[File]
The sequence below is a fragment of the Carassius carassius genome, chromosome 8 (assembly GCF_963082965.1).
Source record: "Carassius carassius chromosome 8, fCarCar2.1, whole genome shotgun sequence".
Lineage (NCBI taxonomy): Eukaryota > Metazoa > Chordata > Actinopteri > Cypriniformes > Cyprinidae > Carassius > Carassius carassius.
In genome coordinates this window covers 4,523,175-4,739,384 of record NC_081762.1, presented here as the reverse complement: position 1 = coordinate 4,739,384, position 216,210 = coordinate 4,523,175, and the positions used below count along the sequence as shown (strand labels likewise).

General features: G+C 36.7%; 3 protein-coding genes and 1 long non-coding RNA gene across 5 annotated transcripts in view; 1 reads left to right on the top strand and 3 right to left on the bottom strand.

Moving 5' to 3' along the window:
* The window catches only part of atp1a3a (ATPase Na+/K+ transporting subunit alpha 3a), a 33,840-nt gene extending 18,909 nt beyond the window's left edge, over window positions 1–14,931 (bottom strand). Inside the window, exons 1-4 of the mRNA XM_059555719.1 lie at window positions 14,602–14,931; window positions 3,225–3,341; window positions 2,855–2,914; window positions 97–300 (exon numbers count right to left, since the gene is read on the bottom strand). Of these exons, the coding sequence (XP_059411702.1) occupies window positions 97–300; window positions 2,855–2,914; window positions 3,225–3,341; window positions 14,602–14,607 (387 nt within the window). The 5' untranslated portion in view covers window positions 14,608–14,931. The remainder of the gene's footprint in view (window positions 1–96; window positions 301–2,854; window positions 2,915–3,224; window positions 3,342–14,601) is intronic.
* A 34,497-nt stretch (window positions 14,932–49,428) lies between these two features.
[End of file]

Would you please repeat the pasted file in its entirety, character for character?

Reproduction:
The sequence below is a fragment of the Carassius carassius genome, chromosome 8 (assembly GCF_963082965.1).
Source record: "Carassius carassius chromosome 8, fCarCar2.1, whole genome shotgun sequence".
Lineage (NCBI taxonomy): Eukaryota > Metazoa > Chordata > Actinopteri > Cypriniformes > Cyprinidae > Carassius > Carassius carassius.
In genome coordinates this window covers 4,523,175-4,739,384 of record NC_081762.1, presented here as the reverse complement: position 1 = coordinate 4,739,384, position 216,210 = coordinate 4,523,175, and the positions used below count along the sequence as shown (strand labels likewise).

General features: G+C 36.7%; 3 protein-coding genes and 1 long non-coding RNA gene across 5 annotated transcripts in view; 1 reads left to right on the top strand and 3 right to left on the bottom strand.

Moving 5' to 3' along the window:
* The window catches only part of atp1a3a (ATPase Na+/K+ transporting subunit alpha 3a), a 33,840-nt gene extending 18,909 nt beyond the window's left edge, over window positions 1–14,931 (bottom strand). Inside the window, exons 1-4 of the mRNA XM_059555719.1 lie at window positions 14,602–14,931; window positions 3,225–3,341; window positions 2,855–2,914; window positions 97–300 (exon numbers count right to left, since the gene is read on the bottom strand). Of these exons, the coding sequence (XP_059411702.1) occupies window positions 97–300; window positions 2,855–2,914; window positions 3,225–3,341; window positions 14,602–14,607 (387 nt within the window). The 5' untranslated portion in view covers window positions 14,608–14,931. The remainder of the gene's footprint in view (window positions 1–96; window positions 301–2,854; window positions 2,915–3,224; window positions 3,342–14,601) is intronic.
* A 34,497-nt stretch (window positions 14,932–49,428) lies between these two features.